Komekbayeva reached across the red-checkered tablecloth to hand me a green, hardbound copy of The South—Soul of the Nation, written in Kazakh. While I can speak Russian, I can’t speak Kazakh, so I relied on the glossy picture inserts. Here’s what I gleaned: they grow cotton (we grow cotton), they have snow leopards (we have mountain lions and ocelots), and they have scrubby desert landscapes (we have west Texas). There’s even a poem included in the book that calls the state the Texas of South Kazakhstan.

What’s a Texan’s take on the name? Brooks Frazier, a business development consultant who splits his time between Houston and Kazakhstan, offered one theory he’s developed over his 14 years of visiting the country. “In the Soviet days, the Russians were fairly exposed to Americans in ways that Americans were not exposed to the Soviets,” Frazier said. Westerns were popular, and the “ruleless area, rough people, tough situations” depicted in them, Frazier said, reminded some of South Kazakhstan, so Texas quickly became a slang term to refer to the area.

While the “Texas” nickname may only date to Soviet times, the differences between South Kazakhstan and the rest of the country go back centuries. Although most Kazakhs were nomadic, those who lived in South Kazakhstan had more sedentary roots. “In Shymkent they adopted the trading style that you would find more in the great Silk Road cities of Bukhara and Khiva, and it was unfamiliar to the nomadic Kazakhs,” Frazier explained. That lingering otherness—and the accompanying distrust—led to the “Texas” nickname, but it wasn’t long before Shymkenters themselves adopted it and made it their own.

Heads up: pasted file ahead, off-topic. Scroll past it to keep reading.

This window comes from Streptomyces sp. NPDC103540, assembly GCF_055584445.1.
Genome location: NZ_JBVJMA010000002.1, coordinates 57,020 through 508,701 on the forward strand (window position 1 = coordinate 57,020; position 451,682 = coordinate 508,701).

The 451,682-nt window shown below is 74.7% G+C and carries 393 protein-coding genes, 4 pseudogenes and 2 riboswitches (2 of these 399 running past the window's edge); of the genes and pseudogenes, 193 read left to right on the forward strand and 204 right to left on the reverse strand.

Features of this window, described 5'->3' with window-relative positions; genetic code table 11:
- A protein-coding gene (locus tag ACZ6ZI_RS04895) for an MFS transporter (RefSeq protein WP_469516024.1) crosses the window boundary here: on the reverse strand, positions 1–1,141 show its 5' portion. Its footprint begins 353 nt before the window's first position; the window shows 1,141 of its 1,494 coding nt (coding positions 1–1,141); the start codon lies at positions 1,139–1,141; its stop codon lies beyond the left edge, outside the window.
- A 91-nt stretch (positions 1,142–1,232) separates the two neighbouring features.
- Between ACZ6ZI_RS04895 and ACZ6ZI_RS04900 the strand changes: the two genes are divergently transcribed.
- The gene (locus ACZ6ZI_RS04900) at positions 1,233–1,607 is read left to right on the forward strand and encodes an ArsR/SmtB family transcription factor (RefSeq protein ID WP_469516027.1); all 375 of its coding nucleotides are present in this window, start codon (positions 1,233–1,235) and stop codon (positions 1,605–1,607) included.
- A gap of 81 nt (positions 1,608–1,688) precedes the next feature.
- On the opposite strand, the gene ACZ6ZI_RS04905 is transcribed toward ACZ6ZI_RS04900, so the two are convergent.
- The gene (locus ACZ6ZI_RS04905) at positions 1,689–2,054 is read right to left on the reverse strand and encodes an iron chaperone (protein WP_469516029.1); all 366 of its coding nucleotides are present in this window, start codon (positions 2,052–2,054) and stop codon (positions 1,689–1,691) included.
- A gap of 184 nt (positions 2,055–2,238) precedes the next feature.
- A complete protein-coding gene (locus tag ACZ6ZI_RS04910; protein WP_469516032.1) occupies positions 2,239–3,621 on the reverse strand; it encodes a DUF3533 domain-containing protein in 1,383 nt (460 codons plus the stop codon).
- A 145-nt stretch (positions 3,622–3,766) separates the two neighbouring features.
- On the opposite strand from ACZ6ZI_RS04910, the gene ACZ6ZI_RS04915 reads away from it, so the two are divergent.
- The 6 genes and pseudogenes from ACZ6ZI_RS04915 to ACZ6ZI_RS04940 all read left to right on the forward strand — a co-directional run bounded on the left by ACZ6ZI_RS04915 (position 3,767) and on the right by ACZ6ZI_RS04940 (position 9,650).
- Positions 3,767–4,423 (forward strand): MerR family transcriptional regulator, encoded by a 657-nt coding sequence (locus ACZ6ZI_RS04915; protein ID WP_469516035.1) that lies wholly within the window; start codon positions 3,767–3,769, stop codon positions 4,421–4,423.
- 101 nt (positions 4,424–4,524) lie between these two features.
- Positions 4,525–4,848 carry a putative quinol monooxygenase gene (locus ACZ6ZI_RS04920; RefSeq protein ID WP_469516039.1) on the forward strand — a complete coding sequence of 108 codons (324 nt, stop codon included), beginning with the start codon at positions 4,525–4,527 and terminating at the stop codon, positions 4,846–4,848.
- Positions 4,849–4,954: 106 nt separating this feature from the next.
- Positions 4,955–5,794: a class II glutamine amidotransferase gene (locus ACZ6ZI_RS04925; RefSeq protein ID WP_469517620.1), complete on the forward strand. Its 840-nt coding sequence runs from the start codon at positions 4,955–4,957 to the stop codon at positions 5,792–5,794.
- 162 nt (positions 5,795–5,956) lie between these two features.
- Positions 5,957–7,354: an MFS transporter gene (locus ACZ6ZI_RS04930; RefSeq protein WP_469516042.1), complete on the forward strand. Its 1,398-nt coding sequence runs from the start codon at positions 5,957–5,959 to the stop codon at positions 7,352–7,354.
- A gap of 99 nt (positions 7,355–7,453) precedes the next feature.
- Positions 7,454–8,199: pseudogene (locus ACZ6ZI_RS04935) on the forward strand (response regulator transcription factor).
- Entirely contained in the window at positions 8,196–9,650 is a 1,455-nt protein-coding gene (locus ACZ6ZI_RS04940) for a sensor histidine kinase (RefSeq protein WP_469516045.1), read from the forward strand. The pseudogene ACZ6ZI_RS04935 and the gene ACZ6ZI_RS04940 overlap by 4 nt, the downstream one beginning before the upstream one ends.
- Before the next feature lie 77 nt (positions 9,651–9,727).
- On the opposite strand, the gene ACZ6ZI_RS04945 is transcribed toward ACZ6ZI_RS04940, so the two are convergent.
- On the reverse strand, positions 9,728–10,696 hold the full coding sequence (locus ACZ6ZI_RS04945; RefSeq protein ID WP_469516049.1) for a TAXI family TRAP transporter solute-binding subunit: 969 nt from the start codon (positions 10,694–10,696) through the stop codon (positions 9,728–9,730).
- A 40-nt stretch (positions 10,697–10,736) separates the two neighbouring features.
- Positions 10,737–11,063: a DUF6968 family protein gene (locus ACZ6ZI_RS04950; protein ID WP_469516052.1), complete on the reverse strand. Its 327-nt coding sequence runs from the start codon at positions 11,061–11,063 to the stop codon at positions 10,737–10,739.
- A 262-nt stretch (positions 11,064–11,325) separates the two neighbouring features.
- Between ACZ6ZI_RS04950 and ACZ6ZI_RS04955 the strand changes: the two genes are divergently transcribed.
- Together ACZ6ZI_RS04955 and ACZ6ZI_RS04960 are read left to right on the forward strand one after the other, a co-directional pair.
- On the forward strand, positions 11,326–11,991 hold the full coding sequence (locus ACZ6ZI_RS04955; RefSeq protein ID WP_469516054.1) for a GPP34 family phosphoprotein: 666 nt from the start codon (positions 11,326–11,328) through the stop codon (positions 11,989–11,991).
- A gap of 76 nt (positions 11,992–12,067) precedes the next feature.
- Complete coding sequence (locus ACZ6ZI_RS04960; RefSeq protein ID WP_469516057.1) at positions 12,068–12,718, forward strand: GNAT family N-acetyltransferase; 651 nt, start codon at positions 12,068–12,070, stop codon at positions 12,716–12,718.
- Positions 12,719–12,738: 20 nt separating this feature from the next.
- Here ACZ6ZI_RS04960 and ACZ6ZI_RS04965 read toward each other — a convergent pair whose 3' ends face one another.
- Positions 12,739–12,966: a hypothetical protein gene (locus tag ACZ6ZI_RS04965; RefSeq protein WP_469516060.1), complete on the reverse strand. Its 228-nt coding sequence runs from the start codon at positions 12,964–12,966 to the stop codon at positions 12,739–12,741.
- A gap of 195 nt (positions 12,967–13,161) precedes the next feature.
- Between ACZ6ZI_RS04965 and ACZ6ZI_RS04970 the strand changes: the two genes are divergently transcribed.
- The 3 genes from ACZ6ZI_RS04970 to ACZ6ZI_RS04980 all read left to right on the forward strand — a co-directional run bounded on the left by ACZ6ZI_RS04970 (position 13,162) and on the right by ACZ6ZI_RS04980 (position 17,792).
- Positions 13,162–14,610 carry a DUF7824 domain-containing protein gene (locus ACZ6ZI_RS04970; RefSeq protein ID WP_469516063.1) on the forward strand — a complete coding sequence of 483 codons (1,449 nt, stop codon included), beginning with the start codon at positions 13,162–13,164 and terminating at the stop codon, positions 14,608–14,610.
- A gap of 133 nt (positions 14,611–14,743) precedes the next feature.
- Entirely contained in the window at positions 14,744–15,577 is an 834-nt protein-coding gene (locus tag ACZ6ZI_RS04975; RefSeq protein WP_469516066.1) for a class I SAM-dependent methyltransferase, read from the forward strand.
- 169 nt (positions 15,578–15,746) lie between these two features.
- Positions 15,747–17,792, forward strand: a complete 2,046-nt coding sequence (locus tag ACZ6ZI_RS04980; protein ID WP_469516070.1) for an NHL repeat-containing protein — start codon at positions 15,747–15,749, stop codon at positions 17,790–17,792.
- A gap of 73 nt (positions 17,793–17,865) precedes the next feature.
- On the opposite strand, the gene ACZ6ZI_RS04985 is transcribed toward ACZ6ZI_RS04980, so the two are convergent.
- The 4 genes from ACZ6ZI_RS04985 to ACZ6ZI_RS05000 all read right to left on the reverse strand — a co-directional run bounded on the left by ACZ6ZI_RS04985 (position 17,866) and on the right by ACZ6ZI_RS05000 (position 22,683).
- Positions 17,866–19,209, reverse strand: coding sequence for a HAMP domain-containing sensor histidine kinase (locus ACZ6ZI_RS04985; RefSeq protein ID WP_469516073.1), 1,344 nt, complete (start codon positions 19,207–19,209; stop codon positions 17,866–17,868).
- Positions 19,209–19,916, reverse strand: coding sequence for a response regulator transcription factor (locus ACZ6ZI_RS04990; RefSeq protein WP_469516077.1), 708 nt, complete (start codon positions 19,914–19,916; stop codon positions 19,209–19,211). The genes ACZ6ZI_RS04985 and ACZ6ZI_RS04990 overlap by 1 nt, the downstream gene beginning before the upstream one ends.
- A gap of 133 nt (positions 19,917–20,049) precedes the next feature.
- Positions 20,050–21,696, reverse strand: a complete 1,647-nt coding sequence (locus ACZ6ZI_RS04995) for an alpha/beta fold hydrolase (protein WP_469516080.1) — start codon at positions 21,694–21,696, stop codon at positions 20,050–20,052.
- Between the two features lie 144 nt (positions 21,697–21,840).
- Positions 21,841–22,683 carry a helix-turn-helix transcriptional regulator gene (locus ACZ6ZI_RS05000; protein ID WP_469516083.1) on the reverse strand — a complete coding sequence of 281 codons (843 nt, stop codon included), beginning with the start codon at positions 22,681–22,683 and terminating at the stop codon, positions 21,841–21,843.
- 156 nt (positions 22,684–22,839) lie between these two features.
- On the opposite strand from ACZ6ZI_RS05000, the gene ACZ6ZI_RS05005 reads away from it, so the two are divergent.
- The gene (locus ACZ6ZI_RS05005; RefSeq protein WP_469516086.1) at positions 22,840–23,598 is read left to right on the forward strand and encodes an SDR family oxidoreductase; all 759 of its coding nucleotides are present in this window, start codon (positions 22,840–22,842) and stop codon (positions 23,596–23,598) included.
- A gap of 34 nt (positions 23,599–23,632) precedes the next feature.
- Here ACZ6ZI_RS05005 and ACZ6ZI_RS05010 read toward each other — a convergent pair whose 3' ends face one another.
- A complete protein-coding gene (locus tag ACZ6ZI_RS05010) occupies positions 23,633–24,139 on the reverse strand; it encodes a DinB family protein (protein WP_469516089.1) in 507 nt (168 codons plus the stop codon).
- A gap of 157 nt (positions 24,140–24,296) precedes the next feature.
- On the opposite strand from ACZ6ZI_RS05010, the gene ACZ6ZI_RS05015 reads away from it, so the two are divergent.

Having been told ahead of time about Shymkent’s Texas appellation, I bought $85 in Texas-related souvenirs a few days before my flight. I picked out glossy Texas-flag stickers and “Come and Take It” magnets, as well as a tiny model of the Alamo and a belt buckle bearing the Texas state seal. I felt a bit sheepish about these gifts, having never been the type of Texan to boast about my roots. But when I spoke to a group of students at the American Corner in Shymkent, they couldn’t be more excited to talk about the state. At the end of our discussion, I spread my Texas tchotkes out on a table and they eagerly scooped them up, leaving me wishing I had brought twice as many.

Afterwards, one of the English teachers in the audience, Yevgeniya Grebenkina, asked me if her students could send me essays in English and I happily agreed. Last week, the first batch arrived in my inbox ellucidating the Texas-Shymkent connection. “In Shymkent people are very fond of meat and it unites us with the Texans.” Mukhtar Raibek wrote. “Texas borders on Mexico. Mexican culture influences Texas culture. Shymkent borders on Uzbekistan. And Uzbek culture influences Kazakh culture,” wrote Olga Sahkarova. But my favorite line came from Roman Grishin, 19: “Our people are so fond of calling Shymkent as the second Texas. So it would be nice if someone in Texas once said ‘Oh yes, today is hot like in Shymkent.’”

As I write, it’s 99 degrees in Austin. Today is hot like in Shymkent.

Instagram photos by @nemozhan, @sunset_of_shymkent, @olenka_altuhova, and @sonia_smith.